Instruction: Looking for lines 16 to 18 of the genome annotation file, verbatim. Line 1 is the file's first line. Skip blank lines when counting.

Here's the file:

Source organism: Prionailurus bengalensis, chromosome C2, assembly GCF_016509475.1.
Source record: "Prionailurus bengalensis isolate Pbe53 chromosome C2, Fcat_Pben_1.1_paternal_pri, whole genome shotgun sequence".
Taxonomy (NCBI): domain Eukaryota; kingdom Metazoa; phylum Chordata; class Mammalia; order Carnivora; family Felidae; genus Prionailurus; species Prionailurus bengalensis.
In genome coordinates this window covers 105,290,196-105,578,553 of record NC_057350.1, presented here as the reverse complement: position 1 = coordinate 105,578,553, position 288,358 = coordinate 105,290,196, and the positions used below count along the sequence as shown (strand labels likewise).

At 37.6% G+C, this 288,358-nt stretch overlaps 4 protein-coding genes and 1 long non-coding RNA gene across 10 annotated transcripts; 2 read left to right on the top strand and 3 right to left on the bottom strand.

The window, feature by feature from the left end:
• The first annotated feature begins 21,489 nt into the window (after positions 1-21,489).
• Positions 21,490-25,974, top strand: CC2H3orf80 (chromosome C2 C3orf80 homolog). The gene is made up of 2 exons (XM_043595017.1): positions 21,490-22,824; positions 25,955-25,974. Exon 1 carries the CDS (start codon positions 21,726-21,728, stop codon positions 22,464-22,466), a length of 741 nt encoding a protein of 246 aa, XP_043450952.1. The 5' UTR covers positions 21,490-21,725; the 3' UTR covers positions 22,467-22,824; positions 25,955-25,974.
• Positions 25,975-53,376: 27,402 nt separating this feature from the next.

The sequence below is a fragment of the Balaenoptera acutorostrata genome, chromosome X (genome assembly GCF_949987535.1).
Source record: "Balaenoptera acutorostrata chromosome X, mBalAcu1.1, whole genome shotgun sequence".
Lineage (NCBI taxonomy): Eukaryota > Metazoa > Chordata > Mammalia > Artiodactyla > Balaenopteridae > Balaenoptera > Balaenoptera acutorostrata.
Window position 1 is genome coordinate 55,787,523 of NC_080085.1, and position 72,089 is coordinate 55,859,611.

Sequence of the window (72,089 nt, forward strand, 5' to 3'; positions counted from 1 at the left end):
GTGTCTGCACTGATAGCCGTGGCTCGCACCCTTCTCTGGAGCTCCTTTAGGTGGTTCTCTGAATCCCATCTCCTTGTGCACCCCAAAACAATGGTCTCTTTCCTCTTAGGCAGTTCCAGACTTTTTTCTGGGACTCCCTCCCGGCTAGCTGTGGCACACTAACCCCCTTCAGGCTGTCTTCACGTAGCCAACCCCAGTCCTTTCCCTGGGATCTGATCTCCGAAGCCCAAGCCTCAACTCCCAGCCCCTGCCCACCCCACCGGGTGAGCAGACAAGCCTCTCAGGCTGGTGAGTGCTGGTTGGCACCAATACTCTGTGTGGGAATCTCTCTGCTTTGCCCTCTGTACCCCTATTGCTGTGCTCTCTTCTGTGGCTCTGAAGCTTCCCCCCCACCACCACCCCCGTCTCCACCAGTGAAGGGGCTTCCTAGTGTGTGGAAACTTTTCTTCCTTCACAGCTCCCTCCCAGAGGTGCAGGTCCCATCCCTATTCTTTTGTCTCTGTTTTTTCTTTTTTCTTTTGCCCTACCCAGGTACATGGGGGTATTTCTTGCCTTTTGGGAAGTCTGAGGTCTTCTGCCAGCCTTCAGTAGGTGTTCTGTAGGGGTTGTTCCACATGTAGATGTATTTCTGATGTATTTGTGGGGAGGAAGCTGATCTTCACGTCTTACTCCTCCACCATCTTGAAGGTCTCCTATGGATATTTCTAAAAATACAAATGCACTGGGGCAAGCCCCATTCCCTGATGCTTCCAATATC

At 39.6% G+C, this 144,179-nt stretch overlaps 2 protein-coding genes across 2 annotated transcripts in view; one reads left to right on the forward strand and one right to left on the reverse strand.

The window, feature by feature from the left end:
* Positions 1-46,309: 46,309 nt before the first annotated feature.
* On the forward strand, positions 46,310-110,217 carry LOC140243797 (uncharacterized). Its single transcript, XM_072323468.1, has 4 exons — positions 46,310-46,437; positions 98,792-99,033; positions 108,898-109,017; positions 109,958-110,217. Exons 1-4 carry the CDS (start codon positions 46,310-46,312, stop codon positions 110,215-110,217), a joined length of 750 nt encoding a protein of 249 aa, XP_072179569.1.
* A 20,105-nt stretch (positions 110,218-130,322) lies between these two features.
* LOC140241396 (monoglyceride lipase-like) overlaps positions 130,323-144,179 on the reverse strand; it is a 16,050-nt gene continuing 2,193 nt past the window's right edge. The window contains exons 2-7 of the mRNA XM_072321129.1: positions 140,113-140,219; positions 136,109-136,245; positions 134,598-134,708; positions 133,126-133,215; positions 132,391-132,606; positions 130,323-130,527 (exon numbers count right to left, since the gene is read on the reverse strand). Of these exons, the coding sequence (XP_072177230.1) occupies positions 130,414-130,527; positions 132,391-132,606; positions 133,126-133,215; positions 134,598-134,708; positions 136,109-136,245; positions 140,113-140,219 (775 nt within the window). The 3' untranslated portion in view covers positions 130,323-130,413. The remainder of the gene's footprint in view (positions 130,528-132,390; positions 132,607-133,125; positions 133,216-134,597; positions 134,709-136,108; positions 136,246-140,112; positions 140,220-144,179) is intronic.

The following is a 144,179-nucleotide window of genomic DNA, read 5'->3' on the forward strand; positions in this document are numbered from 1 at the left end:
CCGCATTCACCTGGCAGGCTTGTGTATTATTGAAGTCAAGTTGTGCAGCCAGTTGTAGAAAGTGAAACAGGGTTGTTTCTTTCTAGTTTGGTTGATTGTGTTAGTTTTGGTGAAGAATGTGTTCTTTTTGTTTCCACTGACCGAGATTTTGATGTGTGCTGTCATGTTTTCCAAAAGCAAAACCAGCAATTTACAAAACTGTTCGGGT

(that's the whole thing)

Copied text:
At 39.6% G+C, this 144,179-nt stretch overlaps 2 protein-coding genes across 2 annotated transcripts in view; one reads left to right on the forward strand and one right to left on the reverse strand.

The window, feature by feature from the left end:
* Positions 1-46,309: 46,309 nt before the first annotated feature.